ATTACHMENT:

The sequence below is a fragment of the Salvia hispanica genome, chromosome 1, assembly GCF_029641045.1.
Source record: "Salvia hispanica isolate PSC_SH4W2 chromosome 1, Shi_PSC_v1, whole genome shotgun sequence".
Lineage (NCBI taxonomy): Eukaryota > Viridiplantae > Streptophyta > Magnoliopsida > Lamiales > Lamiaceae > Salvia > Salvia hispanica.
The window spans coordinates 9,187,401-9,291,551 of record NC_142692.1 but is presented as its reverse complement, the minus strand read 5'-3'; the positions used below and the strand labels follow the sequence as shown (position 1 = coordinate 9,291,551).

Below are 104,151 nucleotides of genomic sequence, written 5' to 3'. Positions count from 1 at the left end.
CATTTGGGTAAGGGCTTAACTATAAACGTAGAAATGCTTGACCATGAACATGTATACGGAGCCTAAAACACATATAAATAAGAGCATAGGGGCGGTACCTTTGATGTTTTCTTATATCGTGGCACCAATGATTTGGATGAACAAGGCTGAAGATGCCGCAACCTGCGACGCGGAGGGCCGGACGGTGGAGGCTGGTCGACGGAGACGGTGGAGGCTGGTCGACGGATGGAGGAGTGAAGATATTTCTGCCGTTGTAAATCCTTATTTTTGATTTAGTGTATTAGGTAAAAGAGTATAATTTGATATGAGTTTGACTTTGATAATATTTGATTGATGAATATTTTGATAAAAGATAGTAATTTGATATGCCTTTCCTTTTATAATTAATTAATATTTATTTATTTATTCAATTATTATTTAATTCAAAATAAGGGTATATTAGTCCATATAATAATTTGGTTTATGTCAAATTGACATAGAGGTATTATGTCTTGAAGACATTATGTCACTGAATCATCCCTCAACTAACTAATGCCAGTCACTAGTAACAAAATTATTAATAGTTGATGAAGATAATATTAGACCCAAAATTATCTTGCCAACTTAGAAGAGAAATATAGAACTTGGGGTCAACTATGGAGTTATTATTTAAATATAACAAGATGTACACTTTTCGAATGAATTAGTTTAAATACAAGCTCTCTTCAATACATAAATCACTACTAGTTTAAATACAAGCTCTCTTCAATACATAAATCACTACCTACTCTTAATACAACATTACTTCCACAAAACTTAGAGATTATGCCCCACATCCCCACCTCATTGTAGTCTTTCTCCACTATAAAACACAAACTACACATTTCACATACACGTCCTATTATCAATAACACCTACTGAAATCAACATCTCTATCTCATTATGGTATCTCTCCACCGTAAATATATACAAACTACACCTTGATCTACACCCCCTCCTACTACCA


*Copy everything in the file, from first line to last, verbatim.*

The sequence below is a fragment of the Salvia hispanica genome, chromosome 1, assembly GCF_029641045.1.
Source record: "Salvia hispanica isolate PSC_SH4W2 chromosome 1, Shi_PSC_v1, whole genome shotgun sequence".
Lineage (NCBI taxonomy): Eukaryota > Viridiplantae > Streptophyta > Magnoliopsida > Lamiales > Lamiaceae > Salvia > Salvia hispanica.
The window spans coordinates 9,187,401-9,291,551 of record NC_142692.1 but is presented as its reverse complement, the minus strand read 5'-3'; the positions used below and the strand labels follow the sequence as shown (position 1 = coordinate 9,291,551).

Below are 104,151 nucleotides of genomic sequence, written 5' to 3'. Positions count from 1 at the left end.
CATTTGGGTAAGGGCTTAACTATAAACGTAGAAATGCTTGACCATGAACATGTATACGGAGCCTAAAACACATATAAATAAGAGCATAGGGGCGGTACCTTTGATGTTTTCTTATATCGTGGCACCAATGATTTGGATGAACAAGGCTGAAGATGCCGCAACCTGCGACGCGGAGGGCCGGACGGTGGAGGCTGGTCGACGGAGACGGTGGAGGCTGGTCGACGGATGGAGGAGTGAAGATATTTCTGCCGTTGTAAATCCTTATTTTTGATTTAGTGTATTAGGTAAAAGAGTATAATTTGATATGAGTTTGACTTTGATAATATTTGATTGATGAATATTTTGATAAAAGATAGTAATTTGATATGCCTTTCCTTTTATAATTAATTAATATTTATTTATTTATTCAATTATTATTTAATTCAAAATAAGGGTATATTAGTCCATATAATAATTTGGTTTATGTCAAATTGACATAGAGGTATTATGTCTTGAAGACATTATGTCACTGAATCATCCCTCAACTAACTAATGCCAGTCACTAGTAACAAAATTATTAATAGTTGATGAAGATAATATTAGACCCAAAATTATCTTGCCAACTTAGAAGAGAAATATAGAACTTGGGGTCAACTATGGAGTTATTATTTAAATATAACAAGATGTACACTTTTCGAATGAATTAGTTTAAATACAAGCTCTCTTCAATACATAAATCACTACTAGTTTAAATACAAGCTCTCTTCAATACATAAATCACTACCTACTCTTAATACAACATTACTTCCACAAAACTTAGAGATTATGCCCCACATCCCCACCTCATTGTAGTCTTTCTCCACTATAAAACACAAACTACACATTTCACATACACGTCCTATTATCAATAACACCTACTGAAATCAACATCTCTATCTCATTATGGTATCTCTCCACCGTAAATATATACAAACTACACCTTGATCTACACCCCCTCCTACTACCA